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Nebraska...Our Towns

Mason City

Custer County

Boys fishing by the mill pond, Mason City.[Hammond, Bushnell]
West side of main street in Mason City, 1890, looking north. Gates General Store opened for business in 1886. At the end of the street is the coal elevator which is still standing and presently owned by Trotter Fertilizer Company.
Main Street of Mason City looking north ca.1900.
Featured on "Our Towns" posters, "Among the skyscrapers, Mason City."
A view of Mason City in 1920.
Absolom Hammond's Harness and Shoe Shop in Mason City, July 1910. Pictured also is his son George. Sent by Salma Hammond, Bushnell.

Mason City, population 200, located in eastern Custer County, serves as the community center for a mixed agricultural area radiating five to ten miles. Many of the people are descendants of early German, Danish, and English pioneers who settled in the area and are known for their steadfastness and community spirit.

When the Burlington & Missouri River Railroad came through, it by-passed the town of "Algernon," and chose instead to establish its own town to the east. In April 1886 the Lincoln Land Company purchased the homesteads of Nels Anderson and Mrs. George Runyan, and platted half of the 320 acres into lots.

The town received its name from Oliver Perry Mason, a former Nebraska Supreme Court Judge. "City" was added by the post office to avoid confusion with Macon, Nebraska. However the railroad retained the shorter version of "Mason," leaving the village with two names. Incorporated as "Mason City" in 1886, the town took steps to chart its own future.

The first business in Mason City was the People's Bank, organized by H.B. Austin and Job Hathaway in February 1886. Tracks were completed and the first train arrived on July 25. Until then, people had to haul their produce and freight to and from Kearney, 45 miles away. George Runyan was appointed postmaster in August and school district No.169 was organized in 1887.

At its height in the 1920s, Mason City had a population of nearly 500. There were two banks, a hospital, flour mill, cement plant, and many other businesses. A decline in population that started during the Depression, drought, and the change to larger and better trucks and cars, continued into the 1950s.

In 1965 a vacant building was remodeled into the Community Building, which serves as the focus for numerous community activities and family gatherings. The 1970s saw Mason City take on a new look when the beautiful Memorial Park replaced the vacant opera house, and a new fire hall was built. In the 1980s the business district has a good assortment of shops, including a blacksmith, long gone from many towns.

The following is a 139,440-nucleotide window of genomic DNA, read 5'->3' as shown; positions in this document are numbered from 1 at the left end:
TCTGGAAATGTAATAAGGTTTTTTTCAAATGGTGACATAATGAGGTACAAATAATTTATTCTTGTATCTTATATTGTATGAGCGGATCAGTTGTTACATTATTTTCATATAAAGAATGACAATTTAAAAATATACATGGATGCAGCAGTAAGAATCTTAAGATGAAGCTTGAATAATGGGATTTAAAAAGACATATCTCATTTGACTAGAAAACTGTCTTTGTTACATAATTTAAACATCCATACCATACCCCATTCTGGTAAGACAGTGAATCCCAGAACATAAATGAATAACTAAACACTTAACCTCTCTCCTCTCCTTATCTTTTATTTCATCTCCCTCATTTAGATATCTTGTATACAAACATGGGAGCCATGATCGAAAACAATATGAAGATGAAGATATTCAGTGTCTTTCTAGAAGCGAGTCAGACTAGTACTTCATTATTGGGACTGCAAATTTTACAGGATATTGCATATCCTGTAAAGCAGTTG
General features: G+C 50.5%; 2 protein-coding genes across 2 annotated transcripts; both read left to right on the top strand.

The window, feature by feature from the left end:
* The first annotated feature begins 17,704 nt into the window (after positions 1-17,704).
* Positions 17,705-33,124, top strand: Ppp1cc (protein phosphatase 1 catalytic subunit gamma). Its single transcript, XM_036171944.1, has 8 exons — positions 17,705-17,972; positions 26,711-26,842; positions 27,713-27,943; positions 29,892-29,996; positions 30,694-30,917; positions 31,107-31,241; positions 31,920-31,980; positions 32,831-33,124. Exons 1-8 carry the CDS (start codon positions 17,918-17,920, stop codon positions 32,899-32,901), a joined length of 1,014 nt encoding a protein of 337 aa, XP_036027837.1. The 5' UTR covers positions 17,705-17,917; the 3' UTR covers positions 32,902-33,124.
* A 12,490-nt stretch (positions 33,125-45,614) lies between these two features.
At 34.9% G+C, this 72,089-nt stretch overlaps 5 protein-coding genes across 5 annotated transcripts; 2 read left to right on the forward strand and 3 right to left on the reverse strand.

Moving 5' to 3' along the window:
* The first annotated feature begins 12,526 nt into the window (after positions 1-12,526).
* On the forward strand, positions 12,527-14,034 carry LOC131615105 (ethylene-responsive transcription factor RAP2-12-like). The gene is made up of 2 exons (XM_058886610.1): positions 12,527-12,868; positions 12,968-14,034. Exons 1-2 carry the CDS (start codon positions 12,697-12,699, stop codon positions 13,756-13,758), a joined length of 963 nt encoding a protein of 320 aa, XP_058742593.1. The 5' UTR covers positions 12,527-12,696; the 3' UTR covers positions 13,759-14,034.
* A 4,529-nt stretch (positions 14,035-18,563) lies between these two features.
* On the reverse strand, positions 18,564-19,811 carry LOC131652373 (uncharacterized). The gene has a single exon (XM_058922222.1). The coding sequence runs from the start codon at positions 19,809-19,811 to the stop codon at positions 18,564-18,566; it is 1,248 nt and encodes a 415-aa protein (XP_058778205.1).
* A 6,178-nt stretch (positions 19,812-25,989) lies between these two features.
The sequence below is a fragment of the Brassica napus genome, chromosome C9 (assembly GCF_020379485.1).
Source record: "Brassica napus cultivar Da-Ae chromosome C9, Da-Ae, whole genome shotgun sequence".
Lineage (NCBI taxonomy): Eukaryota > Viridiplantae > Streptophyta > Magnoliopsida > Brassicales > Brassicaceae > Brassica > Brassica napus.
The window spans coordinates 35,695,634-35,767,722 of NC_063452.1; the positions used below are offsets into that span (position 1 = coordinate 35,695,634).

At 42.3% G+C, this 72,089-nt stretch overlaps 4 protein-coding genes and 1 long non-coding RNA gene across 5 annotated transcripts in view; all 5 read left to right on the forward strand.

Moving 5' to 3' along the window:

The Beechville Band, founded in 1917, is one of the oldest community bands in Nebraska and continues to play for area town parades and gives concerts in Mason City during the summer. Ray Holm, area farmer, served as director from 1919-1984. The Muddy Creek Singers, started by Mason City residents in 1982, includes singers from Ansley, Litchfield, Broken Bow, and Loup City.

The decline in enrollment caused the high school to close in 1966. Mason City's K-8 elementary school had 45 students in 1987, while 21 secondary students attended high school in Ansley or Litchfield.

The cohesiveness of this tightly-knit community also declined as changes caused the focus of employment and shopping to shift to other towns. However, nearly 20 organizations involve the majority of Mason City area residents as they serve not only a social role, but also to meet very real needs of the community in providing for the health, safety, and education of the citizens. St. Thomas Catholic and the American Baptist churches are still active, with members of other denominations attending services in near-by towns.

The Harvest Homecoming Celebration started in 1919 as a three-day event the first week in August. The early celebrations featured programs in the morning and afternoon, with "important speakers" and political candidates in attendance. During the 1930s, as many as 20,000 attended the event and people running for state offices counted the Mason City festival as a "must" on their schedules. A new rodeo arena was developed in the 1970s and the facility is credited with attracting many of the top circuit cowboys.

Mason City celebrated its centennial in 1986 with events all through the year. A centennial marker was erected on Main Street and a wind sculpture along Highway 2. Other tourist attractions are the iron sculptures done by Richard Martin, a retired farmer.

In 1986 Mason City was pleased to be named a winner in the Nebraska Community Improvement Program for towns under 300 population.

By Joan Cox, Box 62, Mason City, NE 68855

ADDITIONAL MATERIAL: Pioneer History of Custer County, by Butcher, 1901; reprinted in 1960s; Mason City, published in 1976. Centennial Cook Book and Community calendars with pictures were produced in 1986, 1987, 1988, and 1989.